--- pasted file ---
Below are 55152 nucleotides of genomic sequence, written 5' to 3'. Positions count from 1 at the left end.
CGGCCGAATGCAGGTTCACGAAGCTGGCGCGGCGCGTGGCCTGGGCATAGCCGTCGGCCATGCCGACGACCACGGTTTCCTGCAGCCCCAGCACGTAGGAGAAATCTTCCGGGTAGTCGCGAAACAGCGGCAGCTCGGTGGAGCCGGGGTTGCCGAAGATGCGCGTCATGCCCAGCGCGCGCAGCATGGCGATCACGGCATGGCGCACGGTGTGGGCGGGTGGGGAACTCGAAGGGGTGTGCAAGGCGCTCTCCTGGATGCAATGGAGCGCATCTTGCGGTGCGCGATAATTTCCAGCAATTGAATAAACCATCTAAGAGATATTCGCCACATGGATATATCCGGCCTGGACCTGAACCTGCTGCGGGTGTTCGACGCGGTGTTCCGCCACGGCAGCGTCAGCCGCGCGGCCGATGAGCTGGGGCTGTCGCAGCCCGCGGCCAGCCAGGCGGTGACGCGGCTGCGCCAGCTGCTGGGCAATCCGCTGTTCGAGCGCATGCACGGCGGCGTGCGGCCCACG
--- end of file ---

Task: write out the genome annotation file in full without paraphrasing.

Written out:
Below are 55152 nucleotides of genomic sequence, written 5' to 3'. Positions count from 1 at the left end.
CGGCCGAATGCAGGTTCACGAAGCTGGCGCGGCGCGTGGCCTGGGCATAGCCGTCGGCCATGCCGACGACCACGGTTTCCTGCAGCCCCAGCACGTAGGAGAAATCTTCCGGGTAGTCGCGAAACAGCGGCAGCTCGGTGGAGCCGGGGTTGCCGAAGATGCGCGTCATGCCCAGCGCGCGCAGCATGGCGATCACGGCATGGCGCACGGTGTGGGCGGGTGGGGAACTCGAAGGGGTGTGCAAGGCGCTCTCCTGGATGCAATGGAGCGCATCTTGCGGTGCGCGATAATTTCCAGCAATTGAATAAACCATCTAAGAGATATTCGCCACATGGATATATCCGGCCTGGACCTGAACCTGCTGCGGGTGTTCGACGCGGTGTTCCGCCACGGCAGCGTCAGCCGCGCGGCCGATGAGCTGGGGCTGTCGCAGCCCGCGGCCAGCCAGGCGGTGACGCGGCTGCGCCAGCTGCTGGGCAATCCGCTGTTCGAGCGCATGCACGGCGGCGTGCGGCCCACG